Item 62 inserts a new provision which will allow an employer, considering a request for reconsideration of a determination, to require the claimant to submit to certain medical examinations. Previously, the employer was only able to do this with the initial application for compensation and not when a claimant had submitted a request for a reconsideration of a determination. The employer may nominate the legally qualified medical practitioner but must pay for the examination and any associated transport costs that are reasonably incurred. The employer may require the claimant to hand over the medical report, although if the claimant refuses to do so, proposed subsection 83A(10) allows the employer to refuse to reconsider the determination until the medical report is received.

Item 65 adds new subsection 90(3) which makes the report of a medical practitioner (procured under subsection 83A) inadmissible without the leave of the AAT in circumstances where the claimant failed to provide the employer with a copy of the report prior to the employer determining the claim. Item 66 amends existing paragraph 91(3)(b) so that, when considering the issue of costs, the AAT may exempt those costs that result from the claimant failing to disclose a medical report to the employer.

Item 71 amends subsection 92(6) to include a District Registrar in the list of people who may tax a bill of costs in the AAT. District Registrars are already listed in the Administrative Appeals Tribunal Act 1975 as being able to tax bills of costs. The taxation of a bill of costs is a procedure in most courts and tribunals for assessing the reasonableness of a party's legal costs. The party files a bill of costs claiming every item of work done. The District Registrar (or Registrar etc) then goes through each item claimed and decides whether it should be allowed in full, reduced or not allowed. At the end of this process, a final figure for "costs" is reached and a certificate of taxation can be signed by the District Registrar.

Item 72 deems an employer to be a party to the proceedings when they are ordered to pay the costs of the proceedings.

Existing paragraph 93(1)(b) of the Principal Act sets out that employers must have insurance from authorised insurers or from approved 'protection and indemnity associations'. Item 73 expands the options available by allowing an employer to be a member of an employers' mutual indemnity association that has been approved by the Authority.

Item 75 exempts such insurance contracts from any stamp duty or other tax imposed by a State or Territory.

Item 83 allows a delegate of the Chief Executive Officer of the Australian Maritime Safety Authority to be one of the members of the Authority.

Item 91 replaces subsection 126(1) with a provision that enables an employer determining a claim to give a written notice to the claimant asking them for either the name and address of previous employers or an authority to obtain that information.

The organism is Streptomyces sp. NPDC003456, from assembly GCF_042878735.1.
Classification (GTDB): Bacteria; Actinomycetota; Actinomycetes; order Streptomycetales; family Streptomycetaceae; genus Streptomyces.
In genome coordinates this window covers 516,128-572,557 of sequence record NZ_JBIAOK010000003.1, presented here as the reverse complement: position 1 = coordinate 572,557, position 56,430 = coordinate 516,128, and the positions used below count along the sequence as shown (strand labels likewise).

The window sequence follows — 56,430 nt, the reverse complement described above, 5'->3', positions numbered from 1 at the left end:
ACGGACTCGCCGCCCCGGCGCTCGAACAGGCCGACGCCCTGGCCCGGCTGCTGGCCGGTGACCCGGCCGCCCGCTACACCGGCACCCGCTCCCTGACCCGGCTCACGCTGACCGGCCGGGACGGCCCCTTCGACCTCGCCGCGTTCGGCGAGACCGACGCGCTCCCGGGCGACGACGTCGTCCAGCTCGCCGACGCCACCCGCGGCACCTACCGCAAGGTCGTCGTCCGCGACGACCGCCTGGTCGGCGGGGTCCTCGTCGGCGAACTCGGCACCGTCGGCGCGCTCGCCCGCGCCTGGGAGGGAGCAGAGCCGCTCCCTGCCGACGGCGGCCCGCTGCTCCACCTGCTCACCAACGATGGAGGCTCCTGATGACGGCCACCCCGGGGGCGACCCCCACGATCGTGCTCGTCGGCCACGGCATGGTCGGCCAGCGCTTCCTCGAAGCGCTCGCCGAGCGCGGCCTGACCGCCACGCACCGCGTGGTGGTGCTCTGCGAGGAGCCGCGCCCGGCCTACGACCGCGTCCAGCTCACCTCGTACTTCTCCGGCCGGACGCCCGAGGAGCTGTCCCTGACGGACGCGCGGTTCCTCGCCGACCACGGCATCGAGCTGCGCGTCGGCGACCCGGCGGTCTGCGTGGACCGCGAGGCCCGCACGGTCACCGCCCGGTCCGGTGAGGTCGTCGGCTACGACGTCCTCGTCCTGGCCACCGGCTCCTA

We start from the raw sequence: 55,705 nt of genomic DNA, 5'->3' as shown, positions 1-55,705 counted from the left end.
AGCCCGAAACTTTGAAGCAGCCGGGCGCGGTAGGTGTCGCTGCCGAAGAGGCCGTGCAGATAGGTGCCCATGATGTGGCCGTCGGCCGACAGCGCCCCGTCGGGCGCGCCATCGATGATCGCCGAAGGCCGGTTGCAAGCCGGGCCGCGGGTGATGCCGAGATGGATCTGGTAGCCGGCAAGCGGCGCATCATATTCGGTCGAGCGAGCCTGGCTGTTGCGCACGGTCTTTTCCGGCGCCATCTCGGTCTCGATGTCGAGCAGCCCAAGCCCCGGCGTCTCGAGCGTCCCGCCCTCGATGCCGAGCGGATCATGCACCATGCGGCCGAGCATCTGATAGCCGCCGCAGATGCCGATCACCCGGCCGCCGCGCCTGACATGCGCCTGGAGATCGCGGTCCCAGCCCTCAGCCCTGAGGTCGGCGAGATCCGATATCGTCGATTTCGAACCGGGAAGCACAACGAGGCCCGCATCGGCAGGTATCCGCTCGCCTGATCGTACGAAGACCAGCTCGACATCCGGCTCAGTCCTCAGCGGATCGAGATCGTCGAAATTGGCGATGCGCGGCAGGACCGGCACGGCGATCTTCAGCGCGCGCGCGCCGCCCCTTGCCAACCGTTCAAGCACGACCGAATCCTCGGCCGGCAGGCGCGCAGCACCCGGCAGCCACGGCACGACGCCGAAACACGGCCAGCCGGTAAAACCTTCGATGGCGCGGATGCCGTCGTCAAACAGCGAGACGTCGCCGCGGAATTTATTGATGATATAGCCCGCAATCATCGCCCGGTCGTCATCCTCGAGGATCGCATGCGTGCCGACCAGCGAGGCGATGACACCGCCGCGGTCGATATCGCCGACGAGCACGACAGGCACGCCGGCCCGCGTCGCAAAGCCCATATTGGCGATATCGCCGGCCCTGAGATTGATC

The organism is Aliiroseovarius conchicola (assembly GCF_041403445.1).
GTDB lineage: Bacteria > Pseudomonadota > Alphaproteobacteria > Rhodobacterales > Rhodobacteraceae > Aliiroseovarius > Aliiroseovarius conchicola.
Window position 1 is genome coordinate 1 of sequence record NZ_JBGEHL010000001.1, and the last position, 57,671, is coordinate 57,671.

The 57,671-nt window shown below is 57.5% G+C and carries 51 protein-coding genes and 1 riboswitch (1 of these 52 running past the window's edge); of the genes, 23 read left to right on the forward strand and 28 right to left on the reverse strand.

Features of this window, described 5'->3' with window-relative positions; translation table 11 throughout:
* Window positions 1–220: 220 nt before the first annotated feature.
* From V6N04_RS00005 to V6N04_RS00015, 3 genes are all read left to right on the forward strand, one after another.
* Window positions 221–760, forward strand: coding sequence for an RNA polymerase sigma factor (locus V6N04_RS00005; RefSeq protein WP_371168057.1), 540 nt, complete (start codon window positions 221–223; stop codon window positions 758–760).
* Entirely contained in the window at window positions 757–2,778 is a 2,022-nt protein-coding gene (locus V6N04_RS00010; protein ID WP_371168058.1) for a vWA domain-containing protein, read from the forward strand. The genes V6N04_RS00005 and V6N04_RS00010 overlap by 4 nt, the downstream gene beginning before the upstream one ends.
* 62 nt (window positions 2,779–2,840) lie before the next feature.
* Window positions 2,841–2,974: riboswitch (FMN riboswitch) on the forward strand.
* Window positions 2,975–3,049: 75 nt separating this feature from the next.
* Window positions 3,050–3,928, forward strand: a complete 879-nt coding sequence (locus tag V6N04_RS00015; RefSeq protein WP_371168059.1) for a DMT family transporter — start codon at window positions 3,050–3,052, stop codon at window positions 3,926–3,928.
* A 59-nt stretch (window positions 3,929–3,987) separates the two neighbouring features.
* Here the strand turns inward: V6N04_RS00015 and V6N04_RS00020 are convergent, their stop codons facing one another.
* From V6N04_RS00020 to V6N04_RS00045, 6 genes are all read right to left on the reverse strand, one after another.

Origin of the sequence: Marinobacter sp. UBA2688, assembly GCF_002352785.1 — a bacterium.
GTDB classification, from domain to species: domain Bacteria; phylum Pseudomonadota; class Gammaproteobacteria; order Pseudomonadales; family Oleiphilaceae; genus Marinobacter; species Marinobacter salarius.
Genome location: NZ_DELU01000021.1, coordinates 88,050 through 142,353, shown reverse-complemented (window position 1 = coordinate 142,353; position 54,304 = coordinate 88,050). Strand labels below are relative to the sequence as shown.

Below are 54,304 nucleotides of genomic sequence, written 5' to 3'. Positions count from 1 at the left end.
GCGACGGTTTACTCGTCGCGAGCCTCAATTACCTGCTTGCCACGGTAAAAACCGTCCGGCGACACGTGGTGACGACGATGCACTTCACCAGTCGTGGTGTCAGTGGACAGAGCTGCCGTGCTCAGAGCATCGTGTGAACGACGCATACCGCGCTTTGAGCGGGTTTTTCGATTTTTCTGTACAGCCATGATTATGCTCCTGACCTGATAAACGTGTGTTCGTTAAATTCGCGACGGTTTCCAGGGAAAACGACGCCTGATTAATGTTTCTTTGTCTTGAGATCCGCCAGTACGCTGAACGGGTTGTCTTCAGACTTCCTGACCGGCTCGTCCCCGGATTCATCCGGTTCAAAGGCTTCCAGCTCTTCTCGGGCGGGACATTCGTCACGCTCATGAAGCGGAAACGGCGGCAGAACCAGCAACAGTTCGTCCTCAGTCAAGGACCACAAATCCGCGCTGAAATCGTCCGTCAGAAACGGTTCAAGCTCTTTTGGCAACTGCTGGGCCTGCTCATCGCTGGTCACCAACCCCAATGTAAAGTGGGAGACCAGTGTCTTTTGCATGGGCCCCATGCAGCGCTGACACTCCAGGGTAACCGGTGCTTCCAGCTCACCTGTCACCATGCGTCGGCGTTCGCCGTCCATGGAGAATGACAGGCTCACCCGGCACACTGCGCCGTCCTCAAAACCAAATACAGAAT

Items 94-96 repeal existing section 138 (which prevents a claimant from 'double-dipping' ) and introduce section 139A which also has the effect of preventing a claimant from double-dipping. The new provision achieves this by excluding the operation of the State or Territory compensation law to the extent that it covers the same claim covered by the Principal Act.

Item 98 includes the written notices of the Minister in the class of disallowable instruments set out in section 46A of the Acts Interpretation Act 1901. These written notices include, for example, the Ministerial notice establishing how frequently an employer can require an employee to attend a medical examination and the specified rate to be paid per kilometre travelled in a private motor vehicle.

Schedule 2 - Amendment of the OHS(MI) Act

Item 1 amends the definition of accident in the OHS(MI) Act to remove the reference to 'contracting a disease'.

Item 2 simplifies the definition of 'operator' and will make it easier to show that someone was the operator of a prescribed ship or unit.

Item 3 will amend the definition of 'prescribed ship' so as not to specifically include an off-shore industry vessel or a trading ship declared respectively under section 8A or 8AA of the Navigation Act 1912. Sections 8A and 8AA enable the owner of the particular off-shore industry vessel or a trading ship to apply to the Authority for a declaration that the Navigation Act 1912 will apply to their vessel. If the owner makes such an application (and the Authority makes such a declaration) then the vessel is already covered and so the proposed amendment will not affect them.

Item 8 will amend subsection 109(1) to allow not just the Authority but 'any other body' to prepare a code of practice that the Minister may approve.

Item 9 amends section 121 to allow the Governor-General to make regulations imposing penalties for the contravention of the regulations, provided that they do not impose a penalty greater than 10 penalty units. One penalty unit is currently $100.



Report of the House of Representatives Standing Committee on Transport, Communications and Infrastructure (December 1992), Ships of Shame. The November 1995 report of the House of Representatives Standing Committee on Transport, Communications and Infrastructure was entitled Ships of Shame - A Sequel.

2 p8 Annual Report 1995-96, Seafarers Safety, Rehabilitation and Compensation Authority.

3 Ibid p15